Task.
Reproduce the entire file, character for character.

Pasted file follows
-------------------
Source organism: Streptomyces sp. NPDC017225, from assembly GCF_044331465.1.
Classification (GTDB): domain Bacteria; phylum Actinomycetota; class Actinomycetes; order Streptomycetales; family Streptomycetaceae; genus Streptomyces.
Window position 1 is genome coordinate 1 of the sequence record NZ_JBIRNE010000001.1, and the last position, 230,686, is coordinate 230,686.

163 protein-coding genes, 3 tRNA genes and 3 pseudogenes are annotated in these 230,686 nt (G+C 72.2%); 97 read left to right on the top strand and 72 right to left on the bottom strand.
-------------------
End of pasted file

Source organism: Streptomyces sp. NPDC017225, from assembly GCF_044331465.1.
Classification (GTDB): domain Bacteria; phylum Actinomycetota; class Actinomycetes; order Streptomycetales; family Streptomycetaceae; genus Streptomyces.
Window position 1 is genome coordinate 1 of the sequence record NZ_JBIRNE010000001.1, and the last position, 230,686, is coordinate 230,686.

163 protein-coding genes, 3 tRNA genes and 3 pseudogenes are annotated in these 230,686 nt (G+C 72.2%); 97 read left to right on the top strand and 72 right to left on the bottom strand.